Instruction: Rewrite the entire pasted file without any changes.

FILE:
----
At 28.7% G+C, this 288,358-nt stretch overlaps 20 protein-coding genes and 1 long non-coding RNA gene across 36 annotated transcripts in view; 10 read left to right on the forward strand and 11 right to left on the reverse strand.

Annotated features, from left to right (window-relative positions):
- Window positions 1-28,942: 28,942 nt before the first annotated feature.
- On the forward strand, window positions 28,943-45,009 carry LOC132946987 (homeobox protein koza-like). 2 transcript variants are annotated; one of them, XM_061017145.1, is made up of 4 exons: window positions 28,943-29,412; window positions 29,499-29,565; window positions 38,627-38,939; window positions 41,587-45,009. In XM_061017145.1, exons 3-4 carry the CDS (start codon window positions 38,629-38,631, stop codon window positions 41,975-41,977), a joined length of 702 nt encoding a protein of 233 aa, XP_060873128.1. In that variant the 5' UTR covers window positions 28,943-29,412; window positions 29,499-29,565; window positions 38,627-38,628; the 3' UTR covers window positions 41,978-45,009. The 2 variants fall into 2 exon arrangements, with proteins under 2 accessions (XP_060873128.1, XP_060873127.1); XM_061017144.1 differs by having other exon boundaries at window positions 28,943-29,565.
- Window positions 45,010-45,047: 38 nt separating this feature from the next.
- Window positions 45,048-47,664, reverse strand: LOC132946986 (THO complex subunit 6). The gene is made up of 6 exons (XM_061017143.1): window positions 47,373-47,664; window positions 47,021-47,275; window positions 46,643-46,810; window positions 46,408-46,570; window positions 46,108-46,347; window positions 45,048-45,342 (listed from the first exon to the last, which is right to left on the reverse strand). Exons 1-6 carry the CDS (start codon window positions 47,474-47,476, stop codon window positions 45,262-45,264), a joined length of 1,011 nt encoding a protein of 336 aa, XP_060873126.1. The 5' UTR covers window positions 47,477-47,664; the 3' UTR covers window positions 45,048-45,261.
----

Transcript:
At 28.7% G+C, this 288,358-nt stretch overlaps 20 protein-coding genes and 1 long non-coding RNA gene across 36 annotated transcripts in view; 10 read left to right on the forward strand and 11 right to left on the reverse strand.

Annotated features, from left to right (window-relative positions):
- Window positions 1-28,942: 28,942 nt before the first annotated feature.
- On the forward strand, window positions 28,943-45,009 carry LOC132946987 (homeobox protein koza-like). 2 transcript variants are annotated; one of them, XM_061017145.1, is made up of 4 exons: window positions 28,943-29,412; window positions 29,499-29,565; window positions 38,627-38,939; window positions 41,587-45,009. In XM_061017145.1, exons 3-4 carry the CDS (start codon window positions 38,629-38,631, stop codon window positions 41,975-41,977), a joined length of 702 nt encoding a protein of 233 aa, XP_060873128.1. In that variant the 5' UTR covers window positions 28,943-29,412; window positions 29,499-29,565; window positions 38,627-38,628; the 3' UTR covers window positions 41,978-45,009. The 2 variants fall into 2 exon arrangements, with proteins under 2 accessions (XP_060873128.1, XP_060873127.1); XM_061017144.1 differs by having other exon boundaries at window positions 28,943-29,565.
- Window positions 45,010-45,047: 38 nt separating this feature from the next.
- Window positions 45,048-47,664, reverse strand: LOC132946986 (THO complex subunit 6). The gene is made up of 6 exons (XM_061017143.1): window positions 47,373-47,664; window positions 47,021-47,275; window positions 46,643-46,810; window positions 46,408-46,570; window positions 46,108-46,347; window positions 45,048-45,342 (listed from the first exon to the last, which is right to left on the reverse strand). Exons 1-6 carry the CDS (start codon window positions 47,474-47,476, stop codon window positions 45,262-45,264), a joined length of 1,011 nt encoding a protein of 336 aa, XP_060873126.1. The 5' UTR covers window positions 47,477-47,664; the 3' UTR covers window positions 45,048-45,261.